This week’s Sunday Stills challenge theme is ‘Favorite Vacation Spot.’ See more responses here.
It’s been a long while since I took a vacation, but a favorite day out is a road trip to the east side of the island and a visit to Hawaii Tropical Bioreserve & Garden.
The day starts with a drive out of Hawi, up the hill to Kohala Mountain Road. This winding road climbs to around 3,500 feet before descending into Waimea. One the way, it passes through pastureland that is home to cattle, horses, and sheep.
A few miles after driving through Waimea, there’s a left turn onto Old Saddle Road. These days, the main road across the island is a smooth, wide thoroughfare, but it’s not so long ago that the highway was all like Old Saddle Road – narrow and twisting. In those days, rental car companies would not allow their cars to be driven on that road. Old Saddle Road is the last remnant of the original road and it’s one of my favorite roads to drive here, not just because of the road’s qualities, but because it’s one of the most reliable places to see pueos, the Hawaiian short-eared owl. On this road I drive like one of those people you follow and say ‘What the !@^%$@)&^ is that idiot doing?’ I’m prone to zipping off the tarmac and bolting from the car, camera in hand, snapping photos as I go.
Old Saddle Road joins the new highway a just before it reaches Pohakuloa Training Area, a large military base in the saddle between Mauna Kea and Mauna Loa. It’s not unusual to hear the sound of shells exploding here as they do live ammunition fire. Past this area, there are several good hiking trails that venture into the high elevation landscape. This is one of the best areas for seeing native birds that are still hanging on in much reduced habitat.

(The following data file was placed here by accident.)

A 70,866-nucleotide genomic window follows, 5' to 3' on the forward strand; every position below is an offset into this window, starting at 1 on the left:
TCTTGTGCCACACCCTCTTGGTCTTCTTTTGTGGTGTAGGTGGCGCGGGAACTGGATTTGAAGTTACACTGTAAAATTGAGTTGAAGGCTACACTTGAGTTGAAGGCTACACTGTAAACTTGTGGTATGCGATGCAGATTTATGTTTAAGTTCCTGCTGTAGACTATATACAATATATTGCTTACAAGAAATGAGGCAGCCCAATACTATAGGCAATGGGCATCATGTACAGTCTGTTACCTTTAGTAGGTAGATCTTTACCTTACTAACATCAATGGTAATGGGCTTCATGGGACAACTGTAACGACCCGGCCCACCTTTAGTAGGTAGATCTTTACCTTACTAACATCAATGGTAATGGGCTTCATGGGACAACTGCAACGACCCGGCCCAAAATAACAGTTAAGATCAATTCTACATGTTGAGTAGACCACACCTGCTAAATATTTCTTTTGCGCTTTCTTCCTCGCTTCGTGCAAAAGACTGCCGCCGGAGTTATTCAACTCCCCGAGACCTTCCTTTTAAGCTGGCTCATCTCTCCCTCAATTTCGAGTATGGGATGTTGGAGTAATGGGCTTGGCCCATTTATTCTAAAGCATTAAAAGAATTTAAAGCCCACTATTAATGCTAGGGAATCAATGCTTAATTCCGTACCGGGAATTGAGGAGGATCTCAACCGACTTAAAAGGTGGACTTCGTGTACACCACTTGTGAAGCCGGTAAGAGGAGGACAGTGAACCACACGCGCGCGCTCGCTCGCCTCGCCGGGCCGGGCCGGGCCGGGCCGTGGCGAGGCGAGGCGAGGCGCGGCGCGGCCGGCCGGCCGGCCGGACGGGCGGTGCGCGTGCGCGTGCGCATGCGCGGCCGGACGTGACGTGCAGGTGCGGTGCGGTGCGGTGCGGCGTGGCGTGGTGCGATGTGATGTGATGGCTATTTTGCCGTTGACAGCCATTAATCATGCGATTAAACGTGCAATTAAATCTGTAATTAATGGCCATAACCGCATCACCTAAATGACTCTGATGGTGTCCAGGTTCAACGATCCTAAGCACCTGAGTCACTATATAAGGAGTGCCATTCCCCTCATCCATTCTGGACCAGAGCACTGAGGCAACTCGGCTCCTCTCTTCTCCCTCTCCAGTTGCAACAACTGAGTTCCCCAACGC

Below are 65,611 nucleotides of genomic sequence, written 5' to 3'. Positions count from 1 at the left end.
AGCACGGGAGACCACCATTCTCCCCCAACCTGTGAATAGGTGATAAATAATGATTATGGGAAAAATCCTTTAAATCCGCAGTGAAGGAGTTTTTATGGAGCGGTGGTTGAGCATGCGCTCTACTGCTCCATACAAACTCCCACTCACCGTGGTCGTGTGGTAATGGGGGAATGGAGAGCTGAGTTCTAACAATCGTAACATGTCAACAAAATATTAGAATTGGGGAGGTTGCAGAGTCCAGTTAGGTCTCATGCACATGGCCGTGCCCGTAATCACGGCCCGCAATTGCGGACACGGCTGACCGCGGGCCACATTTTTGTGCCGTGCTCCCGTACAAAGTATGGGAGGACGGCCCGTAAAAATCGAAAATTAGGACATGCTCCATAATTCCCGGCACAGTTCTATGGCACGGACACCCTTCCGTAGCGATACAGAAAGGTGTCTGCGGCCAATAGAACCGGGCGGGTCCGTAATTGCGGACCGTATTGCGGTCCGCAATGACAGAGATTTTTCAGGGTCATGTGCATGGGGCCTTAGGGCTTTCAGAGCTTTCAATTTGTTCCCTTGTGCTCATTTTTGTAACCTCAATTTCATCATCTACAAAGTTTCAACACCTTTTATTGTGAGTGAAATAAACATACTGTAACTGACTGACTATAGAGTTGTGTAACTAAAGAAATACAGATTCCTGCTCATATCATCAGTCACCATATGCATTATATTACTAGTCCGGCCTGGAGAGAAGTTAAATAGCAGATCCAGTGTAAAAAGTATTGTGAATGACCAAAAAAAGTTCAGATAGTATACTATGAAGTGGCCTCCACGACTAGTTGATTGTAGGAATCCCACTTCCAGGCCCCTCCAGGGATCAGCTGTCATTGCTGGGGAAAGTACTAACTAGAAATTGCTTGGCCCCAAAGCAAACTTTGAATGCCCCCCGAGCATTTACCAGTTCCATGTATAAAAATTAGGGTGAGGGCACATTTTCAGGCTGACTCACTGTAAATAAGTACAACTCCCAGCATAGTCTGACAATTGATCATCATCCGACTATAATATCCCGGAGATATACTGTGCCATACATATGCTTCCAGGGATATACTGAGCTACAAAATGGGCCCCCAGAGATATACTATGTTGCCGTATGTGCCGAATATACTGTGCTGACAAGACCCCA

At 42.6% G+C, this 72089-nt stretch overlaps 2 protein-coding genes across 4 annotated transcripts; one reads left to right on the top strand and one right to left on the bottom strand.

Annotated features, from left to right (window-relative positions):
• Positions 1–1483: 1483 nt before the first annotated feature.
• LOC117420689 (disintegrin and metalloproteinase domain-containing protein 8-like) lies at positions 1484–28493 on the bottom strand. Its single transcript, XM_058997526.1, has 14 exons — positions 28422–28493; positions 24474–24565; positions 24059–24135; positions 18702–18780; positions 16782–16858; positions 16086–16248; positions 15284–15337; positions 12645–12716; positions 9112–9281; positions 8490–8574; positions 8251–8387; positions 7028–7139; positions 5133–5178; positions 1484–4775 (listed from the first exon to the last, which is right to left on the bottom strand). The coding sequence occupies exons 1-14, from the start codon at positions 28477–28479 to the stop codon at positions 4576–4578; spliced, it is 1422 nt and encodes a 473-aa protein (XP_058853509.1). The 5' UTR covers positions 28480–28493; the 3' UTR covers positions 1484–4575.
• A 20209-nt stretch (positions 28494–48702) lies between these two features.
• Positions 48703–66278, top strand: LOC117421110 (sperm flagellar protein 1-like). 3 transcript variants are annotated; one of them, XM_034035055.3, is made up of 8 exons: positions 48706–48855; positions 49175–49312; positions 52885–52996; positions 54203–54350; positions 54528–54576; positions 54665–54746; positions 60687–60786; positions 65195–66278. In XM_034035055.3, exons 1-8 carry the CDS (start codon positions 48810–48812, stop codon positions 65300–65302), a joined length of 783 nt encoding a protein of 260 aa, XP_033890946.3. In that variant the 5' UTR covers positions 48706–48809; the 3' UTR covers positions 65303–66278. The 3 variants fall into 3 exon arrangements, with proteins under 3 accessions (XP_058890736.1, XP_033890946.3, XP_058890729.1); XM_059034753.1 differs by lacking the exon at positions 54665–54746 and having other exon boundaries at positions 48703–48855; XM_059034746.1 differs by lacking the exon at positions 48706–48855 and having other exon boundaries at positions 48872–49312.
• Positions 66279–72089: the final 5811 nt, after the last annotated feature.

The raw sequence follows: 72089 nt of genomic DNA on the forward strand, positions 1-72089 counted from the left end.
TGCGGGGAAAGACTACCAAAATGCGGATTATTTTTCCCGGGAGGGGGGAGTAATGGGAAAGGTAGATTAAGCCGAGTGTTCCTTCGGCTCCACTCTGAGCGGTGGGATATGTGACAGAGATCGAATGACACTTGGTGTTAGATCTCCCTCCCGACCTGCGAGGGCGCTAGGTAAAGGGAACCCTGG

After that, there’s the descent into Hilo and then a jog north to the garden where, every time I visit, I see something different, something that wasn’t blooming on previous visits or that I’d just missed in the profusion wonderful plants to see.
And on the way back there’s a good chance that there’ll be a splendid sunset to be enjoyed.
Also posted for this week’s Friendly Friday challenge theme is ‘Road Trip.’ See more responses here.
This Phalaenopsis Minho Princess orchid was at Hawai’i Tropical Bioreserve & Garden. The garden has been closed for almost a year now because of the Covid-19 pandemic. I haven’t seen any indication of when it will reopen though it will undoubtedly do so when conditions are right.
For more information about Hawai’i Tropical Bioreserve & Garden, go to htbg.com.
This week’s Sunday Stills challenge theme is ‘Auburn.’ See more responses here.
I have to confess that color is not my strong suit, hence some of my clothing choices. So when it came to picking a photo for this theme, I wasn’t sure what color I was looking for. A casual search revealed a lot of different shades loosely covered by that name. In the end, I opted to go with the official RGB color value (165 red, 42 green, 42 blue).
Armed with that information I ditched my original choice of a dirt road, thrilling photo though it is, and opted for this orchid. I’m not sure what kind of orchid it is, but I know for a fact that within those darker areas of the petals are several areas that are officially auburn.
This drynaria rigidula ‘Whitei’ basket fern was growing on a tree trunk at Hawai’i Tropical Botanical Garden (which has since change its name). I like basket ferns, which look like upturned umbrellas. This fern was complemented by a dinema polybulbon orchid, a delicate and fragrant epiphytic orchid that was winding it’s way up into the fern.
For more information about Hawai’i Tropical Bioreserve & Garden (formerly Hawai’i Tropical Botanical Garden), go to htbg.com.
Leopard orchids (Grammatophyllum scriptum) come from the low-lying coastal areas of Southeast Asia. They produce abundant, showy flowers, but can grow to be quite large. Because of this growth habit, they’re most often seen in botanical gardens rather than domestic gardens.
This one was at Hawai’i Tropical Bioreserve & Garden. For more information about Hawai’i Tropical Bioreserve & Garden, go to htbg.com.